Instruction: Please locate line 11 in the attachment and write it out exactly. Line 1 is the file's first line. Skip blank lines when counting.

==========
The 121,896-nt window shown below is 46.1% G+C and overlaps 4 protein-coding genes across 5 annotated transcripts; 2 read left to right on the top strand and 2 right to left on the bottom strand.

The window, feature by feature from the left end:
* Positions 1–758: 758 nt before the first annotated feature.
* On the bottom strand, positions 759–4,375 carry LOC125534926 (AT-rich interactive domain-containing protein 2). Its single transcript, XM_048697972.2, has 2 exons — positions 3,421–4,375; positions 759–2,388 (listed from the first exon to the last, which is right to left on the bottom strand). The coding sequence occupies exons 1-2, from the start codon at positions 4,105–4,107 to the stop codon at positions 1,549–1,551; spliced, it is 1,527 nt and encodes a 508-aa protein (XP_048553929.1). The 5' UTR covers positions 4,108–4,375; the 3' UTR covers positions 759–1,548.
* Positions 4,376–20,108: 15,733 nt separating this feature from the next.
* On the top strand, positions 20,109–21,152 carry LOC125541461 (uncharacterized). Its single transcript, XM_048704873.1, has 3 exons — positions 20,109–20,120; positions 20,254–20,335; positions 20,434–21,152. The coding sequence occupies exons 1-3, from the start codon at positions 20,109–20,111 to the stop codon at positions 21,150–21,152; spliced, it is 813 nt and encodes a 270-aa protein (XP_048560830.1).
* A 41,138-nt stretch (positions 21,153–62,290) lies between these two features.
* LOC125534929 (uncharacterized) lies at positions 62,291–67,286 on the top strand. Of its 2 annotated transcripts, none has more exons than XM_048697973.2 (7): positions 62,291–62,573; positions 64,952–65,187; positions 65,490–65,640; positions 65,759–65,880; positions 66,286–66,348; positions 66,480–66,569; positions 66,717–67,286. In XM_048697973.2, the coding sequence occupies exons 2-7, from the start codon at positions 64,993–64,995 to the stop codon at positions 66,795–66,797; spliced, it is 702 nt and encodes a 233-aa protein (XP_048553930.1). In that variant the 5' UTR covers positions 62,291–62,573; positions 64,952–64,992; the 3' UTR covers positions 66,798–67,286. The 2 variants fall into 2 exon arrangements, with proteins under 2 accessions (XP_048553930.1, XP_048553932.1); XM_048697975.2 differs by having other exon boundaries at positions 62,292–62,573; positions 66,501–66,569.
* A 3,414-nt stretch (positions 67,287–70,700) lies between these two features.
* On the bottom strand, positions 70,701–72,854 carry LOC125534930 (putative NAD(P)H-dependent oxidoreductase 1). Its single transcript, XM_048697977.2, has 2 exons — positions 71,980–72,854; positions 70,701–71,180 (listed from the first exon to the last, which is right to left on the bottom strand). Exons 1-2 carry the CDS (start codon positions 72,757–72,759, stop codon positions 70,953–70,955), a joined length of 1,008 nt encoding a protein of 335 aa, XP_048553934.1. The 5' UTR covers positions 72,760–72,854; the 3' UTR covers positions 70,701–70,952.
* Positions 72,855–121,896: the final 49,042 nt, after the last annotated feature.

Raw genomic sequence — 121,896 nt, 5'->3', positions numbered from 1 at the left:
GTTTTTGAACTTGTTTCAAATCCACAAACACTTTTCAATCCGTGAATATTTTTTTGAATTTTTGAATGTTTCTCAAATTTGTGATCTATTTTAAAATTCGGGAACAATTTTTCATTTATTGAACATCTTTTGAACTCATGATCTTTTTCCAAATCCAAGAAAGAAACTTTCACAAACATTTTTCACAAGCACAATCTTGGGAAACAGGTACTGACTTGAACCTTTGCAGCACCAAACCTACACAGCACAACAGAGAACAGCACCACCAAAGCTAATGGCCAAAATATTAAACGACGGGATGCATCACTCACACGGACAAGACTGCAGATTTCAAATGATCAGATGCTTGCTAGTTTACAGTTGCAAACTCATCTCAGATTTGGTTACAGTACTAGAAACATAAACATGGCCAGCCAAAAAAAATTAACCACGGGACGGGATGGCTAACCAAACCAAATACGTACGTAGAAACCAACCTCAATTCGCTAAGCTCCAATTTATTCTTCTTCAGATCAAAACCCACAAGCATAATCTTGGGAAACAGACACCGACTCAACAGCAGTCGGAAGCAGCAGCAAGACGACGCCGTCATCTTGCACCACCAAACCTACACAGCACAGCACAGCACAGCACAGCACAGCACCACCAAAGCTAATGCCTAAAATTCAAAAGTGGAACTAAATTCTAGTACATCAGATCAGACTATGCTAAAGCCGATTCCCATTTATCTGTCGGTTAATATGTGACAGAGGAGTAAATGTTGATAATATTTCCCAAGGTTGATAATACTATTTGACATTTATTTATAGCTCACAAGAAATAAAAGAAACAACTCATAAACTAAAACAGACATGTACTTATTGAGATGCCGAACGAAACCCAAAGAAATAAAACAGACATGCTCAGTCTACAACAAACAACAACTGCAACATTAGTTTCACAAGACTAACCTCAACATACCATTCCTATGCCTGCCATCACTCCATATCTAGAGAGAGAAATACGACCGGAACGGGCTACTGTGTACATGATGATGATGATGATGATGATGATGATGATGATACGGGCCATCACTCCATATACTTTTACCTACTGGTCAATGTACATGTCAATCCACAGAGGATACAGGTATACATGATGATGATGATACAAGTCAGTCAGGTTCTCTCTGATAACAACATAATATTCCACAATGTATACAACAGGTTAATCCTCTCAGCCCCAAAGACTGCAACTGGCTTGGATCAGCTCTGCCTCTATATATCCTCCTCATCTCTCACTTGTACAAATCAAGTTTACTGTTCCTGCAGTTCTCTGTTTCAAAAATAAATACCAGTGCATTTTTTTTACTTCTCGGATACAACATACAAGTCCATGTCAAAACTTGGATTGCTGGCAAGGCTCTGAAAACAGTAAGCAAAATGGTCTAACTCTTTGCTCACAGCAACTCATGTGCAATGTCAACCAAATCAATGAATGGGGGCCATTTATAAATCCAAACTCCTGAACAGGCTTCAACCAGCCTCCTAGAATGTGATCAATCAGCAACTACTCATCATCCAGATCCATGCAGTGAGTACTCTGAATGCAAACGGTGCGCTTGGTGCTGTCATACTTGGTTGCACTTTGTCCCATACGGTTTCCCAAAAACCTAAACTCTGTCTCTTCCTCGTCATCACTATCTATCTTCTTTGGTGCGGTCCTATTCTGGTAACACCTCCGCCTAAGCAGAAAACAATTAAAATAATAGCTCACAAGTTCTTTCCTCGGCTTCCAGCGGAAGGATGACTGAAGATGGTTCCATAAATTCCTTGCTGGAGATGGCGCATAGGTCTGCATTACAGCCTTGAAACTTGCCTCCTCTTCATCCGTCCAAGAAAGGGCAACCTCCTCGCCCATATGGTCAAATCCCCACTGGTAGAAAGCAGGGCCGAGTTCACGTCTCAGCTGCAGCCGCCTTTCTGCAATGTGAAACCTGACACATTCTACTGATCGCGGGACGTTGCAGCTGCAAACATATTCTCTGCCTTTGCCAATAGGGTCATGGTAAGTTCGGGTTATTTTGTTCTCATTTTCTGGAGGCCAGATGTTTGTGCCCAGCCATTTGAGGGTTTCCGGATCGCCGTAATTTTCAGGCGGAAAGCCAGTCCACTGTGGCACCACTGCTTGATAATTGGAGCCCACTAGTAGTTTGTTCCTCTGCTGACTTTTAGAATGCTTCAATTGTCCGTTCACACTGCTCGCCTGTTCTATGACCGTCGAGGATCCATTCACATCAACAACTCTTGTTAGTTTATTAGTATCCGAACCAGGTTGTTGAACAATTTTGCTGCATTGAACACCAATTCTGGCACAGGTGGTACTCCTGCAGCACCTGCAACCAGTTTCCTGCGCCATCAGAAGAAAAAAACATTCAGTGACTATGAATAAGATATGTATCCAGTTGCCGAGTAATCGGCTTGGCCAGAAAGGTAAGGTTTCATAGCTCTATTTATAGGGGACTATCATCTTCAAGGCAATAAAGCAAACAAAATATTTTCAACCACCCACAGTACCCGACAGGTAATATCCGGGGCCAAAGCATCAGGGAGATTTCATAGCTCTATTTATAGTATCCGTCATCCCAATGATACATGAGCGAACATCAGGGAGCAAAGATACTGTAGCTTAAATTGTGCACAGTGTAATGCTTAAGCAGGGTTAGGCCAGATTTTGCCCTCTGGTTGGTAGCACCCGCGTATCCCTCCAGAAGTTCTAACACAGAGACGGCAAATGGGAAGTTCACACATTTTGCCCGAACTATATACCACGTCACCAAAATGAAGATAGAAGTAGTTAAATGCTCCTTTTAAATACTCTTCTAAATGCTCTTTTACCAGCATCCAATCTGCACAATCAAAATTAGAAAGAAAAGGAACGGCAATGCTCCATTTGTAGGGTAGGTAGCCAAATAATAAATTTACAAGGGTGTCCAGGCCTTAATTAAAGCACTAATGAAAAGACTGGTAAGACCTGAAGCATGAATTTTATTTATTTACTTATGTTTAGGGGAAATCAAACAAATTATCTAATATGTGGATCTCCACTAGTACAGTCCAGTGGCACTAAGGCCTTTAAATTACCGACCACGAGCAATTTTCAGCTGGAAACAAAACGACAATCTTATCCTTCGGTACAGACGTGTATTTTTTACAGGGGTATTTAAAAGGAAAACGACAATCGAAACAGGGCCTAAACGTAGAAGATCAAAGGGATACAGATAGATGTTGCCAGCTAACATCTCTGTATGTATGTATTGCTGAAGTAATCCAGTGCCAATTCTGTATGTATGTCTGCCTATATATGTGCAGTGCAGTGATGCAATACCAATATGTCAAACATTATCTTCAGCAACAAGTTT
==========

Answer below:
* Positions 72,855–121,896: the final 49,042 nt, after the last annotated feature.